The Mckinney Homeless Assistance Act: Should a Private Right of Action Be Implied?
16 Pages Posted: 4 Nov 2007
Many federal programs in such areas as welfare, housing, and education have as their sole purpose the protection and assistance of the poor. Yet often times inaction by federal officials or misconduct by state administrators result in the wrongful denial to the poor of benefits specifically intended for them. In those situations, courts have often enforced the underlying public policy of the statutes through implied rights of action to private parties. Courts have recognized that allowing the accused administrators to determine congressional intent would frustrate underlying public policy as well as the legitimate expectations of the poor.
The opportunity to seek redress is critically important to the poor. Homeless people typically have no political or economic power to go before Congress and as a result can only turn to the courts. If that avenue is closed to them as well, homeless people will be left with no forum to redress their grievances. Such results have the harshest consequences on the poor, as they are fighting not only against economic harm, but also against irreparable harm such as inadequate living conditions, health care, education and family support.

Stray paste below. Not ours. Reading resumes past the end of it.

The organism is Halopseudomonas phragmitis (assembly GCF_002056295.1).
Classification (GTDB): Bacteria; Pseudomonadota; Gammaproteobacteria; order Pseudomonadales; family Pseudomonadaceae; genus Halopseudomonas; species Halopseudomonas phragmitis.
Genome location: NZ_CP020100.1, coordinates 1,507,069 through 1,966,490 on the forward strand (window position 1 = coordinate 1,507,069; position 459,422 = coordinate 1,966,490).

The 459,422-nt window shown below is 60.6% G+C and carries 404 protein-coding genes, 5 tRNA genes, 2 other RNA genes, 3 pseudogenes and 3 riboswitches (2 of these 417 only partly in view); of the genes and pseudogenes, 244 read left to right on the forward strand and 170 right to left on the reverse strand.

The Stewart B. McKinney Homeless Assistance Act was enacted to provide rights and assistance to homeless people. The Act does not contain an express private right of action, and it is yet uncertain whether Congress intended one to be implied. This Article proposes that courts settle the issue with a definitive ruling. Analogizing the McKinney Act to other statutes with similar impact on the poor, the Article concludes that despite the Supreme Court's recent reluctance to imply private rights of action, federal courts should permit private claims under the McKinney Act.
Keywords: McKinney Homeless Assistance Act, Homeless, Private Right of Action
JEL Classification: I31, I38, K41, K00
Suggested Citation: Suggested Citation